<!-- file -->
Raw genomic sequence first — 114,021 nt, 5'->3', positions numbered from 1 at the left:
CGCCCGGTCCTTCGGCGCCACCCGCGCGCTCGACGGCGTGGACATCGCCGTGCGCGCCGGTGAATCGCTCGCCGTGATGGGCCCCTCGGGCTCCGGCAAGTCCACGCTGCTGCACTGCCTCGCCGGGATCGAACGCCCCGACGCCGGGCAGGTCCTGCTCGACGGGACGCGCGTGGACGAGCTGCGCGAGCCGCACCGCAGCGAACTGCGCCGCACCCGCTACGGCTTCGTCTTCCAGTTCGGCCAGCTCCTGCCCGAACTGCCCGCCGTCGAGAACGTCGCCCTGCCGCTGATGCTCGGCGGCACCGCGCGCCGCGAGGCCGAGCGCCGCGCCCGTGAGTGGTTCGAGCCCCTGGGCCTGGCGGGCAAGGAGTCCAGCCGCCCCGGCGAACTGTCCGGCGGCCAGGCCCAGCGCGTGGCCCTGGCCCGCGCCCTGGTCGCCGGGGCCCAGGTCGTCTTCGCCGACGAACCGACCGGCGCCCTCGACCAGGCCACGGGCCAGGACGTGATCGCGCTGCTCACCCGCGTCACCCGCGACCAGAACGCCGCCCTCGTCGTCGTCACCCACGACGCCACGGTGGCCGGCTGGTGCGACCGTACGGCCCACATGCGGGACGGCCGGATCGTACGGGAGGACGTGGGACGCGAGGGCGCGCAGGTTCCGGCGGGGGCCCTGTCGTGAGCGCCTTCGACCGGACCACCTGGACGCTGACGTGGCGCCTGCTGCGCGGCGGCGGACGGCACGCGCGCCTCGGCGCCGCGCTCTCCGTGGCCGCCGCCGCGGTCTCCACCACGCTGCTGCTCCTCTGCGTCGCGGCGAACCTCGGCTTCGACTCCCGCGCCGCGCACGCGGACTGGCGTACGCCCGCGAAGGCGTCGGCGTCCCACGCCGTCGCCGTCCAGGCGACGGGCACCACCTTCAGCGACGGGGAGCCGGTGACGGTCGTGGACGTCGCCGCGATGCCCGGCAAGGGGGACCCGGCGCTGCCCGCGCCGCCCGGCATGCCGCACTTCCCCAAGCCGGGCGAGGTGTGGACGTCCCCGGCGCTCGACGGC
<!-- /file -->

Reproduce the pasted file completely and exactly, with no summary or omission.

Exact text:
Raw genomic sequence first — 114,021 nt, 5'->3', positions numbered from 1 at the left:
CGCCCGGTCCTTCGGCGCCACCCGCGCGCTCGACGGCGTGGACATCGCCGTGCGCGCCGGTGAATCGCTCGCCGTGATGGGCCCCTCGGGCTCCGGCAAGTCCACGCTGCTGCACTGCCTCGCCGGGATCGAACGCCCCGACGCCGGGCAGGTCCTGCTCGACGGGACGCGCGTGGACGAGCTGCGCGAGCCGCACCGCAGCGAACTGCGCCGCACCCGCTACGGCTTCGTCTTCCAGTTCGGCCAGCTCCTGCCCGAACTGCCCGCCGTCGAGAACGTCGCCCTGCCGCTGATGCTCGGCGGCACCGCGCGCCGCGAGGCCGAGCGCCGCGCCCGTGAGTGGTTCGAGCCCCTGGGCCTGGCGGGCAAGGAGTCCAGCCGCCCCGGCGAACTGTCCGGCGGCCAGGCCCAGCGCGTGGCCCTGGCCCGCGCCCTGGTCGCCGGGGCCCAGGTCGTCTTCGCCGACGAACCGACCGGCGCCCTCGACCAGGCCACGGGCCAGGACGTGATCGCGCTGCTCACCCGCGTCACCCGCGACCAGAACGCCGCCCTCGTCGTCGTCACCCACGACGCCACGGTGGCCGGCTGGTGCGACCGTACGGCCCACATGCGGGACGGCCGGATCGTACGGGAGGACGTGGGACGCGAGGGCGCGCAGGTTCCGGCGGGGGCCCTGTCGTGAGCGCCTTCGACCGGACCACCTGGACGCTGACGTGGCGCCTGCTGCGCGGCGGCGGACGGCACGCGCGCCTCGGCGCCGCGCTCTCCGTGGCCGCCGCCGCGGTCTCCACCACGCTGCTGCTCCTCTGCGTCGCGGCGAACCTCGGCTTCGACTCCCGCGCCGCGCACGCGGACTGGCGTACGCCCGCGAAGGCGTCGGCGTCCCACGCCGTCGCCGTCCAGGCGACGGGCACCACCTTCAGCGACGGGGAGCCGGTGACGGTCGTGGACGTCGCCGCGATGCCCGGCAAGGGGGACCCGGCGCTGCCCGCGCCGCCCGGCATGCCGCACTTCCCCAAGCCGGGCGAGGTGTGGACGTCCCCGGCGCTCGACGGC